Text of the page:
King Pinn:An underrated Zim hip hop pioneer or an over exxagerated rap myth?

Hip hop within Zimbabwean borders is yet to surpass the level that its proclaimed pioneers laid ground on in the times of its ignition. Fast forward to these times in its new school era,it stills lies  like  a virgin  on a bed awaiting to be deflowered and unchained of its naive nature and mediocrity’tine mota nema yellowbone’ sound.Times have changed and so has hip hop and its undertakers.Aligned to the fact that the 90s class of cats could argue any given Sunday that hip hop confined within the borders of Zimbabwe which bore a political and poetical flavour in the earlier days, now in its present  day  is nothing but a “dead dog hit by a speeding bus”but it is  also debatable if hip hop on  Zimbabwean ground ever grew to the extent of being termed as ‘dead’ in our decade.Gone are the days when the birth of Zimbabwean hip hop was moulded within the hands of great acts such as Raas Kaai,the rapping side of Chiwoniso,Mau Mau, Mbare born Metaphysics,  the late Mizchief, not forgetting also ,that  Zimbabwean hip hop  enjoyed its defining moments in the anchoring times of the late emcee,King Pinn who took his sound beyond the borders of Zimbabwe and found homage also on South African radio stations even the U.K astoundingly.Some have defined him as the best thing that has come out of Zim hip hop:quite a big tag to bestow on a man who only had one song known by the ordinary music listener(I Salute You) playing on radio stations ,some may say ,but not most hip hop heads knew the battle rap and freestyle side the late emcee possessed in his prominent days.Decades later,a great many might feel his relevance is rather misplaced and exaggerated considering the fact that most of the hip hop heads only got to know and hear about his works after his death and for some of the hip hop heads,nothing else is known about this modern-day god besides his radio single ‘I Salute You’,let alone bear knowledge of the album he left  entitled Verbal Vitamin.king pinnKing Pinn was a lyrical emblem,calm on character but beastly on the mic,a son of hip hop  that Southern Africa should bestow hero-ship as his legacy continues to live on, for those that acknowledge his existence, in the form of the decadent will he left for his listeners – his album.I hold count of the numerous rappers that have been inspired by this work of art,R peels in mind, and how its relevancy surpasses its years of existence.So who was this King Pinn every hip hop head claims to know and well inspirations from?Is he merely an underdog of irrelevant artistry or does he clearly deserve our respect even if he lies six feet under?Is King Pinn worthy to talk about in the Zimbabwean context,as our own,considering that South African’s are quick to associate him with their country,the same way they stole our Oskido?Didn’t we overally push his greatness to find closure within our failing hip hop days maybe claim him so that the audience could feel kuti takabva kure and our music was just as good as his and far from being termed ‘bubblegum’?Widely considered as one of the most prolific lyricists in the history of Zimbabwean rap,the late King Pinn was born Tonderai Makoni on the 25th of March in the year 1980 in Leicester before returning to Zimbabwe with his family.Growing up in the small town of Marondera familiar with Amiz,King Pinn started making a name for himself together with like-minded emcees,Adopted One and Mundawg.He fast became a force to be reckoned with becoming a well known artist within Harare and managing to gain a strong presence on previously Radio 3 Fm( present Power Fm)Known also to be the younger brother of a lyrical poet cum emcee in those days nicknamed Raas Ai who was a member of pioneering hip hop group named the BlackFoot Tribe,King made his official debut featuring on a track on Black Foot’s Tribe debut album.In the year 2000 King Pinn relocated to Cape Town,South Africa where he attended the University of Cape Town South Africa majoring in Cinematography and Theatre.During his stay in South Africa the King collaborated with south African rap cults such as The Others and Groundworks while making a name for himself at local events while his singles ‘I salute you’ and ‘Inauguration’ received moderate airplay in both South Africa and Zimbabwe.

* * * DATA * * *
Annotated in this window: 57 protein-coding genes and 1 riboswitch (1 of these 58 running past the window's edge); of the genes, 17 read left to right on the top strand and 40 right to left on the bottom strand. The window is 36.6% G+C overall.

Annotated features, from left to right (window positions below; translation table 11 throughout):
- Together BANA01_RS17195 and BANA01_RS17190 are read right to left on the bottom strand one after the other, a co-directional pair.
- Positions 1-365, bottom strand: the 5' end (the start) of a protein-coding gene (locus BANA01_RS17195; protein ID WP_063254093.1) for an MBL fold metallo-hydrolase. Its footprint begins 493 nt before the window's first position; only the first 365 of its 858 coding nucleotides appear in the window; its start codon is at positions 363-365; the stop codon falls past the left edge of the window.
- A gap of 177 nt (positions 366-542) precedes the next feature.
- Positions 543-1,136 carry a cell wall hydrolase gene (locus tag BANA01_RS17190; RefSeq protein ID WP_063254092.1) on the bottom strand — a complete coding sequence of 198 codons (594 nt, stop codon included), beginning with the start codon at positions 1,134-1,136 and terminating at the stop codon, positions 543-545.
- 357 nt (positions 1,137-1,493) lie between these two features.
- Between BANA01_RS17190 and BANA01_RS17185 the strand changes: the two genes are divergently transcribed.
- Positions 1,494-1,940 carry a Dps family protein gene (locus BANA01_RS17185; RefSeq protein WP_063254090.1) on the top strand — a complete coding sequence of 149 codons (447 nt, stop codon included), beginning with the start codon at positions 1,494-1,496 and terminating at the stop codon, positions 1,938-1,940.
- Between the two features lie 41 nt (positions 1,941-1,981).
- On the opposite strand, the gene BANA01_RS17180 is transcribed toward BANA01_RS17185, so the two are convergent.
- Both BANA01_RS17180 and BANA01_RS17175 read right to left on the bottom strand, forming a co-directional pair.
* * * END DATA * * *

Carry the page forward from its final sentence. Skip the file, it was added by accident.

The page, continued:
On the 12th of May in the year of 2003 the King Pinn passed on having been a lyrical hurricane on the streets of South Africa and also back home being considered as one of the best MC’s from Zimbabwe during his lifetime.He left behind a rap bible that we can steal notes from in the form of Verbal Vitamin.Gone,but never forgotten, his dynasty will forever be a guiding yardstick for hip hop  in Zimbabwe for those that glorify his run in the hip hop marathon.Whether he simply is an overdecorated rap ideal or an unappreciated underdog to some who feel he isn’t credited enough, he represented well the future of Zimbabwean hip hop and pioneered it in the years he was alive.As we continue to stand and ascertain our worth as a genre and a subculture,lest we not forget those who paved the way in the times when Whatsapp broadcasts were unheard of,in the  primitive times when Soundcloud and Vevos  were yet not considered,in the times when the upcoming rapper didn’t have to molest bloggers and friends’ inboxes and Facebook walls with  links to their bedroom produced music.Despite not having the most favorable ideals of getting their sound heard they survived the times,giving us a starting map to guide us on our lyrical journey.Featured today is also the freestyle he did with the late Chiwoniso and Capone in the late 2000’s.All hail to the king,we march on!As you go about perfecting your grind ,as you go about recording your tracks on that Dj Mustard beat we clearly know you you give your audience a performance that makes you look like a headless chicken running from the thought of being turned into Chicken Slice for Cashbid’s consumption…Dear rapper, as you perforate our hearing announcing your debut albums that do not hold lyrical artistry,take time to look at your art  and question,but what would King say?